What's the Missing Super Capacitor Component?by Forrest M. Mims III
When electronics instructor Ollie Circuits arrived at the pet store, he headed straight to the aquarium section. There he found just what he needed to complete his do-it-yourself super capacitor, a sheet of activated carbon filter material used to purify water in an aquarium.
How It Works
To make C1, Ollie first cut four 2-inch squares of paper towel and five 1.75-inch squares of activated carbon aquarium filter material. He stacked the paper and activated carbon filter squares as shown in Fig. 2. He then placed the two PC boards as shown in Fig. 2 (copper sides facing toward one another) to form a sandwich-like structure that he held together with a rubber band. After the assembly was ready, he dripped some lemon juice into the four sides of the sandwich.
Figure 2. How the homemade super capacitor is assembled.
Ollie's super capacitor demonstration circuit is shown in Fig. 3. In operation, C1 is charged by switching S1 to position 1 for a minute. This will charge C1 to about 3.3 volts. When S1 is switched to position 2, the LED will glow for 15 seconds or more. C1 can then be recharged for another cycle.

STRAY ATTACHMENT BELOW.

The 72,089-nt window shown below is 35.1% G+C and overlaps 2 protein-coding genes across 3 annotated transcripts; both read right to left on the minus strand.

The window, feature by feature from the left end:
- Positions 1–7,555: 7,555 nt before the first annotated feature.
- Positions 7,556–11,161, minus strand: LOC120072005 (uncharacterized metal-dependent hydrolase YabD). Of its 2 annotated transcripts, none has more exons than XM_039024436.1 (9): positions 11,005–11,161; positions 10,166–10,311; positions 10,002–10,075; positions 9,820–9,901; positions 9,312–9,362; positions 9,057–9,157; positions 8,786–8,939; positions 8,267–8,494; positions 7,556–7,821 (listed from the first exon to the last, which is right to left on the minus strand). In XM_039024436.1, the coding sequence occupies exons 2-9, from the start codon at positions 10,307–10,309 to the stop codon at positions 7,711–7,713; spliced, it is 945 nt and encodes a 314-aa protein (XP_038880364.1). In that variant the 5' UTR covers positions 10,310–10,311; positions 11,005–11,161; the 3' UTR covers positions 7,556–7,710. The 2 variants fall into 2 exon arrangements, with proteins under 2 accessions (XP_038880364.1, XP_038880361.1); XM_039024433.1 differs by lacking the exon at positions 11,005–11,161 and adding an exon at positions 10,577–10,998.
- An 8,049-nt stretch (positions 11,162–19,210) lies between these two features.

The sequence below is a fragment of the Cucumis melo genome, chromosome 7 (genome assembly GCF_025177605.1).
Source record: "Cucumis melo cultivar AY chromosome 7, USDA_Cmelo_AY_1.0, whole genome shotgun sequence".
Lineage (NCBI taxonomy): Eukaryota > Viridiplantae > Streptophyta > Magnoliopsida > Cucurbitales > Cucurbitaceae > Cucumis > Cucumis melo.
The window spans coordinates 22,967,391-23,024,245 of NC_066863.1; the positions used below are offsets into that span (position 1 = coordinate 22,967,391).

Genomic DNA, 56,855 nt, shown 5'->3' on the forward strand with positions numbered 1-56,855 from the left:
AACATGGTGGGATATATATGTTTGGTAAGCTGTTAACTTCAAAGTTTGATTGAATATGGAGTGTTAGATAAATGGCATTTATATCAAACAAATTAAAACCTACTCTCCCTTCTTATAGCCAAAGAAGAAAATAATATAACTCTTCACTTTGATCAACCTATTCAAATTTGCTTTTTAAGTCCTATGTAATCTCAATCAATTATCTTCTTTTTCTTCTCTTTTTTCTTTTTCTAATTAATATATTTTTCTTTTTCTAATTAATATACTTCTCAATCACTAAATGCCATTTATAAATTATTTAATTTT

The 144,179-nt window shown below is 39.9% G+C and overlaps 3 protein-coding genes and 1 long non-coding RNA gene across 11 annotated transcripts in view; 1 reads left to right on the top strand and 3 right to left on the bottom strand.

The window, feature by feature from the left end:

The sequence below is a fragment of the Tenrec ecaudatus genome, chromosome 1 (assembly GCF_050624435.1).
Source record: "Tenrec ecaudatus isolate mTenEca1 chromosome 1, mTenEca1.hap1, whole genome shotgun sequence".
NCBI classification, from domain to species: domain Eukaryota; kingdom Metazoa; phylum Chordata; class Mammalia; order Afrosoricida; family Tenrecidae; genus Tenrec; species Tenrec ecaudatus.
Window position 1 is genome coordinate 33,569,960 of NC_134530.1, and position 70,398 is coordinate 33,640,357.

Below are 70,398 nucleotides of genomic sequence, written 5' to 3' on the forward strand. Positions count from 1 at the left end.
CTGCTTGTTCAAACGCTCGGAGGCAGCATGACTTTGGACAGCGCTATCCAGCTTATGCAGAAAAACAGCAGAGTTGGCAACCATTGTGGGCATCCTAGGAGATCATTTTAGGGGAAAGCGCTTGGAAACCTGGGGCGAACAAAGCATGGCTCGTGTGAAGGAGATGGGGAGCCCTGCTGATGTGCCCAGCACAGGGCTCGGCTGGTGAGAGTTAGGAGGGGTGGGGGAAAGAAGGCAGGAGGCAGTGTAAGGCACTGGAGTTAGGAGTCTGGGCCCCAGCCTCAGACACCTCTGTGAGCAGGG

Figure 3. The mystery component in Figure 1 is a homemade super capacitor like the one shown in Fig. 2 and used here as C1.
Many web sites describe the theory and operation of super capacitors, which are also known as ultra capacitors and by various other names. For example, see Electropaedia, Wikipedia, Ultracapacitors.org
Details about the do-it-yourself super capacitor can be found in reference 1. The circuit in Fig. 3 can be easily modified by connecting B1 and the LED directly to terminals 1 and 2 of S1 and by moving R1 (1K) between C1 and S1. (R2 is not needed in this arrangement.) Just be sure that the LED is connected to C1 through a current limiting resistor.
You can experiment with the design and construction of C1. For example, do the layers constitute separate capacitors in series? Can the more layers be added to increase the voltage C1 can store? Can the capacitance be increased by increasing the area of the layers? What happens when you use an electrolyte other than lemon juice?
1. Forrest M. Mims III, "Super Capacitor," Science and Communication Circuits & Projects, Radio Shack and Master Publishing, 2007, p. 17.
About the Author
Forrest M. Mims III has been an electronics and science writer and photographer since 1969. He received an IR 100 Award from Industrial Research Magazine for developing an eyeglass-mounted infrared travel aid for the blind. He received a Rolex Award in 1993 for developing a handheld instrument that measured the ozone layer accurately enough to find an error in a NASA ozone satellite. He was named by Discover Magazine (December 2008) as one of the "50 Best Brains in Science." See his home page and publications here and follow him on Twitter.